A double-antibody RIA was developed and validated for measurement of leptin in human plasma. The antibody was raised in rabbits against a synthetic fragment (aa 30–45) of bovine leptin. The standard preparation for the RIA was rh-leptin (no. CR-6781; Crystalchem) used in concentrations ranging from 0.5 to 20 ng/ml. Samples were assayed neat or diluted 1:2–1:4 in assay buffer (0.05 mol/l PBS, pH 7.4, containing 0.1 mol/l NaCl, 0.5% BSA, 10 mmol/l EDTA, 0.05% Na3N). In brief, 100 μl of primary antibody (1:25,000) was added to tubes containing 100 μl of sample or standard. After incubation for 24 h at 4°C, 100 μl of tracer (125I-rh-leptin, 20,000 cpm per tube) was added to all tubes, followed by further incubation for 24 h at 4°C. A second antibody technique was used to separate bound from free ligand (21). Human plasma samples showed parallel displacement to the standard curve, and recovery of unlabelled rh-leptin was 101.4 ± 2.7% (mean ± SEM, n = 26). The ED-50 was 0.4 ng/ml, and the intra-assay and interassay coefficients of variation were <5 and <8%, respectively.
All tests are two-tailed; P < 0.05 was considered significant. Statistical analyses were performed using SPSS for Windows software (SPSS, Chicago). Mean ± SD are shown. Non-normally distributed variables (insulin, leptin, IGF-1, nonesterified fatty acids, and triglycerides) were logarithmically transformed for analysis and geometric mean shown. For the comparison of pregnancies with and without GDM, Polynesians and South Asians were in the same ratio in each group (5:1), and therefore, no adjustment for ethnic group has been made. Univariate correlations were undertaken using Pearson’s correlations. The comparison of cord leptin between ethnic groups and between pregnancies with and without GDM were adjusted for covariates using ANCOVA. Regression lines and 95% CIs for slope and constant were calculated using simple linear regression without logarithmic transformation.
Table 1 shows the maternal characteristics of the three ethnic groups and compares Polynesians and South Asians with and without GDM. These differ slightly from the original study due to the loss of some subjects because of insufficient sample volume (especially among South Asians) (16,17). There were no significant differences in gestation at delivery (40 ± 1 weeks) or placental weight (670 ± 130 g) overall. There were no significant ethnic differences in parity (1 ± 1), but women with GDM had higher parity (1 ± 1 vs. 2 ± 1) than women without GDM. In Table 1, the neonatal characteristics by ethnic group and maternal GDM status are compared. Cord leptin, but not cord IGF-1, was significantly higher among offspring of Polynesian women and women with GDM. Table 2 shows the statistically significant univariate correlations between maternal and neonatal leptin and other parameters. Numbers of normal South Asians were too small but are shown for completeness. Maternal leptin concentrations did not correlate with any neonatal measures. Cord leptin concentrations did not correlate with any maternal measures except with BMI and weight at delivery among Europeans.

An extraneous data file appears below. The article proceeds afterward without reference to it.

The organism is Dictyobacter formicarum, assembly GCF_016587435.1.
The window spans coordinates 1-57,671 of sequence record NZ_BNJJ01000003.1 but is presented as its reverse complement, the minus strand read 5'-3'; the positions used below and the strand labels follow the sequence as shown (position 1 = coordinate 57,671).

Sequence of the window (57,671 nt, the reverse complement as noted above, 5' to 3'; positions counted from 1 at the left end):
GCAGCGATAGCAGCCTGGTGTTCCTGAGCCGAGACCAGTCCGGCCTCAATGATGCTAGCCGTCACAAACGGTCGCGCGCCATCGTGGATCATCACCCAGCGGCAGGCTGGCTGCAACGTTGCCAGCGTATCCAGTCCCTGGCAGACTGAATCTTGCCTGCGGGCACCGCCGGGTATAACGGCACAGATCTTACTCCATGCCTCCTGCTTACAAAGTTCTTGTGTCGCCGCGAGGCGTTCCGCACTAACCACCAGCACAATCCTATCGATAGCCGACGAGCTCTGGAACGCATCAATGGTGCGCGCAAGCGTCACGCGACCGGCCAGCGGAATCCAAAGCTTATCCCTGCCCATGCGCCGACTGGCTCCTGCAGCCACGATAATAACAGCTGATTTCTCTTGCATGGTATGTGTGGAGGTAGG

In Table 3, cord leptin is compared between the three ethnic groups and between those with and without GDM after adjustment for covariates using ANCOVA. The higher geometric mean cord leptin concentration among Polynesians persisted (P = 0.017; adjusted leptin concentrations 8.6 in Europeans, 14.1 in South Asians, and 19.2 in Polynesians) after adjusting for covariates. Significant covariates were gestational age and birth weight. The analysis accounted for 39.5% of the variance in leptin concentrations. However, after adjusting for covariates, the difference in cord leptin concentration between pregnancies with and without GDM disappeared (P = 0.909). Significant covariates were sex, gestational age, and birth weight. The cord insulin from diabetic pregnancies was higher than that for nondiabetic pregnancies at higher cord leptin values (Fig. 1).